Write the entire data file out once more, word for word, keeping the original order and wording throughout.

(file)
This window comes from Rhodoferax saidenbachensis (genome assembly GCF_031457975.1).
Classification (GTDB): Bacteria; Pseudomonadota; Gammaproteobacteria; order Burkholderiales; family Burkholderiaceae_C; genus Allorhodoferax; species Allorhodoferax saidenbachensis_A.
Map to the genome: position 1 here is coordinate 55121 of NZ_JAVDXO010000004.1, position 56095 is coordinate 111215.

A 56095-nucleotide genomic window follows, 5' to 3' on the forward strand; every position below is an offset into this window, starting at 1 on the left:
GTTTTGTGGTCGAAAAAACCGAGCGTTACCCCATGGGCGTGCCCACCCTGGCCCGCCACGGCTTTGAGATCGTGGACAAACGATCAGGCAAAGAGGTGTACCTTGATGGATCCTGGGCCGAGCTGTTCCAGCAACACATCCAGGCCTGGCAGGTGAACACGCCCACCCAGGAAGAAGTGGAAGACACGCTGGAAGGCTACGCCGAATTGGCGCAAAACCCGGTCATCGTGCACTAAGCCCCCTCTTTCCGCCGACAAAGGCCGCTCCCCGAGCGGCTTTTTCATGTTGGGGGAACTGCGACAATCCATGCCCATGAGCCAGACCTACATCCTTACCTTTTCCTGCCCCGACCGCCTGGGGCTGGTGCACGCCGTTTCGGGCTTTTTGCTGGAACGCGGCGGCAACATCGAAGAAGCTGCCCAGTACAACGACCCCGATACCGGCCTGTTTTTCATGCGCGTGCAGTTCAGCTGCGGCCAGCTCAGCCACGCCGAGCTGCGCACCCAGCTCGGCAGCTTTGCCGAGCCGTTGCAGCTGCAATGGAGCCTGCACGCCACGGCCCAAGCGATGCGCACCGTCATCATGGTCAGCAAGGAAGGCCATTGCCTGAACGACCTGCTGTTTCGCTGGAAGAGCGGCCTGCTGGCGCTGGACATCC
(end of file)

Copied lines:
This window comes from Rhodoferax saidenbachensis (genome assembly GCF_031457975.1).
Classification (GTDB): Bacteria; Pseudomonadota; Gammaproteobacteria; order Burkholderiales; family Burkholderiaceae_C; genus Allorhodoferax; species Allorhodoferax saidenbachensis_A.
Map to the genome: position 1 here is coordinate 55121 of NZ_JAVDXO010000004.1, position 56095 is coordinate 111215.

A 56095-nucleotide genomic window follows, 5' to 3' on the forward strand; every position below is an offset into this window, starting at 1 on the left:
GTTTTGTGGTCGAAAAAACCGAGCGTTACCCCATGGGCGTGCCCACCCTGGCCCGCCACGGCTTTGAGATCGTGGACAAACGATCAGGCAAAGAGGTGTACCTTGATGGATCCTGGGCCGAGCTGTTCCAGCAACACATCCAGGCCTGGCAGGTGAACACGCCCACCCAGGAAGAAGTGGAAGACACGCTGGAAGGCTACGCCGAATTGGCGCAAAACCCGGTCATCGTGCACTAAGCCCCCTCTTTCCGCCGACAAAGGCCGCTCCCCGAGCGGCTTTTTCATGTTGGGGGAACTGCGACAATCCATGCCCATGAGCCAGACCTACATCCTTACCTTTTCCTGCCCCGACCGCCTGGGGCTGGTGCACGCCGTTTCGGGCTTTTTGCTGGAACGCGGCGGCAACATCGAAGAAGCTGCCCAGTACAACGACCCCGATACCGGCCTGTTTTTCATGCGCGTGCAGTTCAGCTGCGGCCAGCTCAGCCACGCCGAGCTGCGCACCCAGCTCGGCAGCTTTGCCGAGCCGTTGCAGCTGCAATGGAGCCTGCACGCCACGGCCCAAGCGATGCGCACCGTCATCATGGTCAGCAAGGAAGGCCATTGCCTGAACGACCTGCTGTTTCGCTGGAAGAGCGGCCTGCTGGCGCTGGACATCC